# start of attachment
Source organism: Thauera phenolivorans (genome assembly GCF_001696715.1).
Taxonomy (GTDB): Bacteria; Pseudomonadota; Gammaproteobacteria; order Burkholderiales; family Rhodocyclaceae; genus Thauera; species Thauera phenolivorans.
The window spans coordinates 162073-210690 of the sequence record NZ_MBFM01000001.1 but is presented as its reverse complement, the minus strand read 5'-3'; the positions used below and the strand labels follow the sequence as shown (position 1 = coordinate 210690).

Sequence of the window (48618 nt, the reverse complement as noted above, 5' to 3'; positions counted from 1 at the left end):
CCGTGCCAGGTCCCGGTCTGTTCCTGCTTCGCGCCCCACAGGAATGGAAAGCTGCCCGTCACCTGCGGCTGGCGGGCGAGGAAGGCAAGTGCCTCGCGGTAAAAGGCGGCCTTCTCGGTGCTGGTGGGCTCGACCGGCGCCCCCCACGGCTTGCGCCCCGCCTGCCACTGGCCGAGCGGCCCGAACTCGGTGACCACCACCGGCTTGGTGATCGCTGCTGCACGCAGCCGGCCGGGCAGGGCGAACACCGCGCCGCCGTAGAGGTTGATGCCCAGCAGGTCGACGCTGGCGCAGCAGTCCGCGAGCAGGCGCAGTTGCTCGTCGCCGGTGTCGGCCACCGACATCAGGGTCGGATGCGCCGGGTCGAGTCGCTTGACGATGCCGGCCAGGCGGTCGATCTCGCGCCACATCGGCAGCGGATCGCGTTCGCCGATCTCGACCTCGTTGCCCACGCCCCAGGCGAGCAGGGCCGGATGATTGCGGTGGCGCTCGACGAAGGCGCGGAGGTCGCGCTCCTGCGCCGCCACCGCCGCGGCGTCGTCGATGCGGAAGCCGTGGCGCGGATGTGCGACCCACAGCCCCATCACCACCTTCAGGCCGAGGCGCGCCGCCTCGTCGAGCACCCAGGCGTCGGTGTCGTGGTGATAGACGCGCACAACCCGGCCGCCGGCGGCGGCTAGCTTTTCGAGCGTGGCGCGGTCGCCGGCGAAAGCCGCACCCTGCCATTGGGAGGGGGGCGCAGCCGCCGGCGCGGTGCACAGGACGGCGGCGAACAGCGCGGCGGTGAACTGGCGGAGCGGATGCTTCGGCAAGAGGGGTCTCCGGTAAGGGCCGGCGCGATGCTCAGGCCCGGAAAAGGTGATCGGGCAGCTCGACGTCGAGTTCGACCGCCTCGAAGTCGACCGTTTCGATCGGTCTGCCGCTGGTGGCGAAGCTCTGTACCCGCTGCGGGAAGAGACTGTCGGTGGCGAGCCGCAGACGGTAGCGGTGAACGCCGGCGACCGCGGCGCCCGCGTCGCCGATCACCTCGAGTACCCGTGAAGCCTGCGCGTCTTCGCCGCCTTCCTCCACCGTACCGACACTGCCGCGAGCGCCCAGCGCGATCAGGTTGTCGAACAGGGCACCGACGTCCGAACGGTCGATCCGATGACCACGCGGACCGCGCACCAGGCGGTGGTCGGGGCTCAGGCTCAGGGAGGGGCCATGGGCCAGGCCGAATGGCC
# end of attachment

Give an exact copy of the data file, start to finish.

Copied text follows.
Source organism: Thauera phenolivorans (genome assembly GCF_001696715.1).
Taxonomy (GTDB): Bacteria; Pseudomonadota; Gammaproteobacteria; order Burkholderiales; family Rhodocyclaceae; genus Thauera; species Thauera phenolivorans.
The window spans coordinates 162073-210690 of the sequence record NZ_MBFM01000001.1 but is presented as its reverse complement, the minus strand read 5'-3'; the positions used below and the strand labels follow the sequence as shown (position 1 = coordinate 210690).

Sequence of the window (48618 nt, the reverse complement as noted above, 5' to 3'; positions counted from 1 at the left end):
CCGTGCCAGGTCCCGGTCTGTTCCTGCTTCGCGCCCCACAGGAATGGAAAGCTGCCCGTCACCTGCGGCTGGCGGGCGAGGAAGGCAAGTGCCTCGCGGTAAAAGGCGGCCTTCTCGGTGCTGGTGGGCTCGACCGGCGCCCCCCACGGCTTGCGCCCCGCCTGCCACTGGCCGAGCGGCCCGAACTCGGTGACCACCACCGGCTTGGTGATCGCTGCTGCACGCAGCCGGCCGGGCAGGGCGAACACCGCGCCGCCGTAGAGGTTGATGCCCAGCAGGTCGACGCTGGCGCAGCAGTCCGCGAGCAGGCGCAGTTGCTCGTCGCCGGTGTCGGCCACCGACATCAGGGTCGGATGCGCCGGGTCGAGTCGCTTGACGATGCCGGCCAGGCGGTCGATCTCGCGCCACATCGGCAGCGGATCGCGTTCGCCGATCTCGACCTCGTTGCCCACGCCCCAGGCGAGCAGGGCCGGATGATTGCGGTGGCGCTCGACGAAGGCGCGGAGGTCGCGCTCCTGCGCCGCCACCGCCGCGGCGTCGTCGATGCGGAAGCCGTGGCGCGGATGTGCGACCCACAGCCCCATCACCACCTTCAGGCCGAGGCGCGCCGCCTCGTCGAGCACCCAGGCGTCGGTGTCGTGGTGATAGACGCGCACAACCCGGCCGCCGGCGGCGGCTAGCTTTTCGAGCGTGGCGCGGTCGCCGGCGAAAGCCGCACCCTGCCATTGGGAGGGGGGCGCAGCCGCCGGCGCGGTGCACAGGACGGCGGCGAACAGCGCGGCGGTGAACTGGCGGAGCGGATGCTTCGGCAAGAGGGGTCTCCGGTAAGGGCCGGCGCGATGCTCAGGCCCGGAAAAGGTGATCGGGCAGCTCGACGTCGAGTTCGACCGCCTCGAAGTCGACCGTTTCGATCGGTCTGCCGCTGGTGGCGAAGCTCTGTACCCGCTGCGGGAAGAGACTGTCGGTGGCGAGCCGCAGACGGTAGCGGTGAACGCCGGCGACCGCGGCGCCCGCGTCGCCGATCACCTCGAGTACCCGTGAAGCCTGCGCGTCTTCGCCGCCTTCCTCCACCGTACCGACACTGCCGCGAGCGCCCAGCGCGATCAGGTTGTCGAACAGGGCACCGACGTCCGAACGGTCGATCCGATGACCACGCGGACCGCGCACCAGGCGGTGGTCGGGGCTCAGGCTCAGGGAGGGGCCATGGGCCAGGCCGAATGGCC